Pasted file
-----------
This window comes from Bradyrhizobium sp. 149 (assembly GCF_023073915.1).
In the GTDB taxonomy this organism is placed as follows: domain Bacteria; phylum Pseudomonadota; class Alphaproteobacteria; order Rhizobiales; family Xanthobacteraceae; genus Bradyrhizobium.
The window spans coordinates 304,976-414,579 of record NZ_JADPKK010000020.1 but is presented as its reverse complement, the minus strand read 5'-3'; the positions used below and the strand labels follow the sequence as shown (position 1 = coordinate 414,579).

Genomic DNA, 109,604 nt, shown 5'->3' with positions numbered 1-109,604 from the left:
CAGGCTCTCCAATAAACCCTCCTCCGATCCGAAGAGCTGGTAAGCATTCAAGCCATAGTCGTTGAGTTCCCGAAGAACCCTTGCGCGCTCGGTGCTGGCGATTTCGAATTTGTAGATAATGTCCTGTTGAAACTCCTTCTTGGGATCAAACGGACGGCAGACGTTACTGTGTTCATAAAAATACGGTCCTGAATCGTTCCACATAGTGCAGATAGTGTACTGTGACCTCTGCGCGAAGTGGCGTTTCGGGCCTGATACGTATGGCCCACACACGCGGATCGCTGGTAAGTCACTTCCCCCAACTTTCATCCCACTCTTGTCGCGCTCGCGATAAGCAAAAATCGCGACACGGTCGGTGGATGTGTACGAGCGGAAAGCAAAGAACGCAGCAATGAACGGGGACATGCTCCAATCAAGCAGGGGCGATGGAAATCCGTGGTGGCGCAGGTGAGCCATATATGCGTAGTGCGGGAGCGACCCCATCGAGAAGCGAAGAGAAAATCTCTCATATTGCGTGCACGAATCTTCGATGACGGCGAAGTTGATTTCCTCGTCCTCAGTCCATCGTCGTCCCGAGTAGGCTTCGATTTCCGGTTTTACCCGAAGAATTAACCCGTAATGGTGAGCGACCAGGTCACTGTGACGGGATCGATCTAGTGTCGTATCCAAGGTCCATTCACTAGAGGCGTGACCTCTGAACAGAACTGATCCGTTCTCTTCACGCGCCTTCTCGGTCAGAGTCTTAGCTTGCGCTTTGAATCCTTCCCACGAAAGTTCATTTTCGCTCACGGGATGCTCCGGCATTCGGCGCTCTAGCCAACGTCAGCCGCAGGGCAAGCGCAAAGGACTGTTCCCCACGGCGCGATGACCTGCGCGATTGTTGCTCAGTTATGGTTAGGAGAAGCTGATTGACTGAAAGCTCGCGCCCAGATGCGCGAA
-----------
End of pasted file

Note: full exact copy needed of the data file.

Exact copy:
This window comes from Bradyrhizobium sp. 149 (assembly GCF_023073915.1).
In the GTDB taxonomy this organism is placed as follows: domain Bacteria; phylum Pseudomonadota; class Alphaproteobacteria; order Rhizobiales; family Xanthobacteraceae; genus Bradyrhizobium.
The window spans coordinates 304,976-414,579 of record NZ_JADPKK010000020.1 but is presented as its reverse complement, the minus strand read 5'-3'; the positions used below and the strand labels follow the sequence as shown (position 1 = coordinate 414,579).

Genomic DNA, 109,604 nt, shown 5'->3' with positions numbered 1-109,604 from the left:
CAGGCTCTCCAATAAACCCTCCTCCGATCCGAAGAGCTGGTAAGCATTCAAGCCATAGTCGTTGAGTTCCCGAAGAACCCTTGCGCGCTCGGTGCTGGCGATTTCGAATTTGTAGATAATGTCCTGTTGAAACTCCTTCTTGGGATCAAACGGACGGCAGACGTTACTGTGTTCATAAAAATACGGTCCTGAATCGTTCCACATAGTGCAGATAGTGTACTGTGACCTCTGCGCGAAGTGGCGTTTCGGGCCTGATACGTATGGCCCACACACGCGGATCGCTGGTAAGTCACTTCCCCCAACTTTCATCCCACTCTTGTCGCGCTCGCGATAAGCAAAAATCGCGACACGGTCGGTGGATGTGTACGAGCGGAAAGCAAAGAACGCAGCAATGAACGGGGACATGCTCCAATCAAGCAGGGGCGATGGAAATCCGTGGTGGCGCAGGTGAGCCATATATGCGTAGTGCGGGAGCGACCCCATCGAGAAGCGAAGAGAAAATCTCTCATATTGCGTGCACGAATCTTCGATGACGGCGAAGTTGATTTCCTCGTCCTCAGTCCATCGTCGTCCCGAGTAGGCTTCGATTTCCGGTTTTACCCGAAGAATTAACCCGTAATGGTGAGCGACCAGGTCACTGTGACGGGATCGATCTAGTGTCGTATCCAAGGTCCATTCACTAGAGGCGTGACCTCTGAACAGAACTGATCCGTTCTCTTCACGCGCCTTCTCGGTCAGAGTCTTAGCTTGCGCTTTGAATCCTTCCCACGAAAGTTCATTTTCGCTCACGGGATGCTCCGGCATTCGGCGCTCTAGCCAACGTCAGCCGCAGGGCAAGCGCAAAGGACTGTTCCCCACGGCGCGATGACCTGCGCGATTGTTGCTCAGTTATGGTTAGGAGAAGCTGATTGACTGAAAGCTCGCGCCCAGATGCGCGAA